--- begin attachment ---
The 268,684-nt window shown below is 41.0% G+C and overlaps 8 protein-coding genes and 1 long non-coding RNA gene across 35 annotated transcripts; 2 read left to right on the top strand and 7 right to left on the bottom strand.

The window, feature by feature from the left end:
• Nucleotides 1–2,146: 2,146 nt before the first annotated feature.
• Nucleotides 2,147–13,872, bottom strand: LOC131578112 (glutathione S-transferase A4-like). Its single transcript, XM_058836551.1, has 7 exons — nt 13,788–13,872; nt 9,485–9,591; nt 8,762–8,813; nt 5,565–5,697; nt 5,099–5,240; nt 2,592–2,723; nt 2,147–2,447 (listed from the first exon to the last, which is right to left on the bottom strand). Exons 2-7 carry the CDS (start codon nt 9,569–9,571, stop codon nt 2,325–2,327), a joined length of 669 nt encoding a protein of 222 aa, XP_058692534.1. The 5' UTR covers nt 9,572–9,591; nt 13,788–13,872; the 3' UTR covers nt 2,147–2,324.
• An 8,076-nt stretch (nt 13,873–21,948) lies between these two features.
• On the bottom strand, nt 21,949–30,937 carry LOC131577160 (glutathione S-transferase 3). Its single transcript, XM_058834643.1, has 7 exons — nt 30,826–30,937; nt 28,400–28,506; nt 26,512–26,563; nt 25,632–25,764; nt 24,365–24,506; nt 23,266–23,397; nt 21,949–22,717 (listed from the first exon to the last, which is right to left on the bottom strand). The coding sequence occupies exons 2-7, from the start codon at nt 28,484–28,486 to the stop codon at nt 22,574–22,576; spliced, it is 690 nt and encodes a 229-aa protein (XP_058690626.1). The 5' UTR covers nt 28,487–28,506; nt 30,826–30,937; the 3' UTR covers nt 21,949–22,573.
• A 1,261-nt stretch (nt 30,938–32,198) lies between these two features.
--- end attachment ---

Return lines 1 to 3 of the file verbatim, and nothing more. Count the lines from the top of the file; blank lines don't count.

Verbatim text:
The 268,684-nt window shown below is 41.0% G+C and overlaps 8 protein-coding genes and 1 long non-coding RNA gene across 35 annotated transcripts; 2 read left to right on the top strand and 7 right to left on the bottom strand.

The window, feature by feature from the left end:
• Nucleotides 1–2,146: 2,146 nt before the first annotated feature.